No Man's Land: Globalization, Territory, and Clandestine Groups in Southeast Asia
The increased ability of clandestine groups to operate with little regard for borders or geography is often taken to be one of the dark consequences of a brave new globalized world. Yet even for terrorists and smugglers, the world is not flat; states exert formidable control over the technologies of globalization, and difficult terrain poses many of the same problems today as it has throughout human history. In No Man's Land, Justin V. Hastings examines the complex relationship that illicit groups have with modern technology - and how and when geography still matters.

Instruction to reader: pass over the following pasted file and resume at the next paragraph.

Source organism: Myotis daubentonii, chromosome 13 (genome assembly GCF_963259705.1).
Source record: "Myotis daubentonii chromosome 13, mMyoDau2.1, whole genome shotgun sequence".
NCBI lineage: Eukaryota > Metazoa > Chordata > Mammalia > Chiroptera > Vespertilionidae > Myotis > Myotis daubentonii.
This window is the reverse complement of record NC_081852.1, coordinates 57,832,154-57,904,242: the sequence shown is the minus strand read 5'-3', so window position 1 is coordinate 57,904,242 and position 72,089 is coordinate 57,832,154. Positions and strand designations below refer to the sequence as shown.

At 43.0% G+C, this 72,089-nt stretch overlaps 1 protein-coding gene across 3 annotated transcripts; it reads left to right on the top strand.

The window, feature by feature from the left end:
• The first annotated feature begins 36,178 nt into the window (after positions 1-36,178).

Based on often difficult fieldwork in Southeast Asia, Hasting traces the logistics networks, command and control structures, and training programs of three distinct clandestine organizations: the terrorist group Jemaah Islamiyah, the insurgent Free Aceh Movement, and organized criminals in the form of smugglers and maritime pirates. Hastings also compares the experiences of these groups to others outside Southeast Asia, including al-Qaeda, the Tamil Tigers, and the Somali pirates.
"No Man's Land is extremely clearly written - accessible, mercifully full of jargon." - Barry Wain
Justin V. HASTINGS is Assistant Professor in the Sam Nunn School of International Affairs at the Georgia Institute of Technology.
Publication Year: 2011
272 pages, 229mm x 153mm
ISBN: 978-9971-69-538-5, Paperback